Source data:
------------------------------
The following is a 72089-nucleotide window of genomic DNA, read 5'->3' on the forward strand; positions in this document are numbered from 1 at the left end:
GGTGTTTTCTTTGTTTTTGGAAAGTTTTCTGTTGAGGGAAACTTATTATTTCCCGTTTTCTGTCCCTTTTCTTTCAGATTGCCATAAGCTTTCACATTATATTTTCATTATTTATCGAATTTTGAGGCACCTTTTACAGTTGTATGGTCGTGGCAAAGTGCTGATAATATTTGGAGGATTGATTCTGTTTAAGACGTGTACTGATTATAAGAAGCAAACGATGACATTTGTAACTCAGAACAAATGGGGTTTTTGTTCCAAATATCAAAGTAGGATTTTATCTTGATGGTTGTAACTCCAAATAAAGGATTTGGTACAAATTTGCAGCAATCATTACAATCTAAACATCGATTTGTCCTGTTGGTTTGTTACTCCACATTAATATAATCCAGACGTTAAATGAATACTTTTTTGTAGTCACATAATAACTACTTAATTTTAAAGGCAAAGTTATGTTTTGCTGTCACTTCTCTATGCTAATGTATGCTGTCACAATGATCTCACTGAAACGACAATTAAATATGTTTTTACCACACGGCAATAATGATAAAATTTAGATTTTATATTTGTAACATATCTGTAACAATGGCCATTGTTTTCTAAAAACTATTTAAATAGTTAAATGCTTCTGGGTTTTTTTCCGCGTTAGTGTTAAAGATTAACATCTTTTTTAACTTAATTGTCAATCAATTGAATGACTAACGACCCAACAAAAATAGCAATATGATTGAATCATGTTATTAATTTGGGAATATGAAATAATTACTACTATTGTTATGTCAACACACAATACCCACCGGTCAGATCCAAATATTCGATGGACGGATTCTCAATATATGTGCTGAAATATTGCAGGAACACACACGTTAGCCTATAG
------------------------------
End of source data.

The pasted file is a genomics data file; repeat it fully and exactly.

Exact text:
The following is a 72089-nucleotide window of genomic DNA, read 5'->3' on the forward strand; positions in this document are numbered from 1 at the left end:
GGTGTTTTCTTTGTTTTTGGAAAGTTTTCTGTTGAGGGAAACTTATTATTTCCCGTTTTCTGTCCCTTTTCTTTCAGATTGCCATAAGCTTTCACATTATATTTTCATTATTTATCGAATTTTGAGGCACCTTTTACAGTTGTATGGTCGTGGCAAAGTGCTGATAATATTTGGAGGATTGATTCTGTTTAAGACGTGTACTGATTATAAGAAGCAAACGATGACATTTGTAACTCAGAACAAATGGGGTTTTTGTTCCAAATATCAAAGTAGGATTTTATCTTGATGGTTGTAACTCCAAATAAAGGATTTGGTACAAATTTGCAGCAATCATTACAATCTAAACATCGATTTGTCCTGTTGGTTTGTTACTCCACATTAATATAATCCAGACGTTAAATGAATACTTTTTTGTAGTCACATAATAACTACTTAATTTTAAAGGCAAAGTTATGTTTTGCTGTCACTTCTCTATGCTAATGTATGCTGTCACAATGATCTCACTGAAACGACAATTAAATATGTTTTTACCACACGGCAATAATGATAAAATTTAGATTTTATATTTGTAACATATCTGTAACAATGGCCATTGTTTTCTAAAAACTATTTAAATAGTTAAATGCTTCTGGGTTTTTTTCCGCGTTAGTGTTAAAGATTAACATCTTTTTTAACTTAATTGTCAATCAATTGAATGACTAACGACCCAACAAAAATAGCAATATGATTGAATCATGTTATTAATTTGGGAATATGAAATAATTACTACTATTGTTATGTCAACACACAATACCCACCGGTCAGATCCAAATATTCGATGGACGGATTCTCAATATATGTGCTGAAATATTGCAGGAACACACACGTTAGCCTATAG